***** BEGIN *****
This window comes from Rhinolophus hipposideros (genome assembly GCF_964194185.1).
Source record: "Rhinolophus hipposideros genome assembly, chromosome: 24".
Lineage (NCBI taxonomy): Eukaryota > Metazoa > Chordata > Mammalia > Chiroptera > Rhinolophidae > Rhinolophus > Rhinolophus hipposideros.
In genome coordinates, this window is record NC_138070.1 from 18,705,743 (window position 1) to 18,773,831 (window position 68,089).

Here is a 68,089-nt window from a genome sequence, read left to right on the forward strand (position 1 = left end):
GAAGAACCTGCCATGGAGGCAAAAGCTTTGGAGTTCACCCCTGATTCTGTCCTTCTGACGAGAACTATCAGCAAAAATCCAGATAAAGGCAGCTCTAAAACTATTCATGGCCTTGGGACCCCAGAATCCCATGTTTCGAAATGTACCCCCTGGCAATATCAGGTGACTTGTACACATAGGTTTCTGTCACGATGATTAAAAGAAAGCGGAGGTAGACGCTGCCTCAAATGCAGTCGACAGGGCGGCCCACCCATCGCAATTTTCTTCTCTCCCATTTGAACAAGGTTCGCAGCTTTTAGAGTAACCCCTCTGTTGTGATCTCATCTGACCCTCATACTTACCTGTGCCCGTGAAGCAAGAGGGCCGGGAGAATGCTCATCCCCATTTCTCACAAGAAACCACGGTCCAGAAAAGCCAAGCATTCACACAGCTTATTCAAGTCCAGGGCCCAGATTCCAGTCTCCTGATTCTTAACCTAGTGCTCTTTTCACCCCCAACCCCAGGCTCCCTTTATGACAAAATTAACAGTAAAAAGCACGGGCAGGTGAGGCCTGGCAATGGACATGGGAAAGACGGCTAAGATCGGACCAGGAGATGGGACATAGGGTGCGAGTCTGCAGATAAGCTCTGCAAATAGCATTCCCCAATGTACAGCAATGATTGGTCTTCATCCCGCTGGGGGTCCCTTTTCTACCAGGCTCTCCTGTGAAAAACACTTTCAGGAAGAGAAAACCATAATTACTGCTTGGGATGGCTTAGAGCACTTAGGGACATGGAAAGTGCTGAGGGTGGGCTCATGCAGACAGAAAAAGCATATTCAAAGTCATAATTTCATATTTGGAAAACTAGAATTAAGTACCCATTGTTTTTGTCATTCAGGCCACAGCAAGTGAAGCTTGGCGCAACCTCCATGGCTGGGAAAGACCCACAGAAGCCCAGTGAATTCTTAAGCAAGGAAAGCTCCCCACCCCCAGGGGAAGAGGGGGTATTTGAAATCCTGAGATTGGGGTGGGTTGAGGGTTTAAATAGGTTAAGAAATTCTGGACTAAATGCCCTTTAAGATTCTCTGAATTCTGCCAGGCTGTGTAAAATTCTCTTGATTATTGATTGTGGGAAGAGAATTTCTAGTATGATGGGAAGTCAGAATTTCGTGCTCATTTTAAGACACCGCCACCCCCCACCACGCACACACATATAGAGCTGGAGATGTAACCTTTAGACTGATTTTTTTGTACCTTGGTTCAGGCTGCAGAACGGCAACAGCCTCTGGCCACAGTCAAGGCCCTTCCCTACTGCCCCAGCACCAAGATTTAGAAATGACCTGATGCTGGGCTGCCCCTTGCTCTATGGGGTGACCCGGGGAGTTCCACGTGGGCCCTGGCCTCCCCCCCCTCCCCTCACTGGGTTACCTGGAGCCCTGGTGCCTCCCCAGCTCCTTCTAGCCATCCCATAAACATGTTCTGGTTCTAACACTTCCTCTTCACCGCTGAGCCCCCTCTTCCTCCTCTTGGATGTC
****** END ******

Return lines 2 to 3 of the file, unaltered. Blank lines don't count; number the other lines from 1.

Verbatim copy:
Source record: "Rhinolophus hipposideros genome assembly, chromosome: 24".
Lineage (NCBI taxonomy): Eukaryota > Metazoa > Chordata > Mammalia > Chiroptera > Rhinolophidae > Rhinolophus > Rhinolophus hipposideros.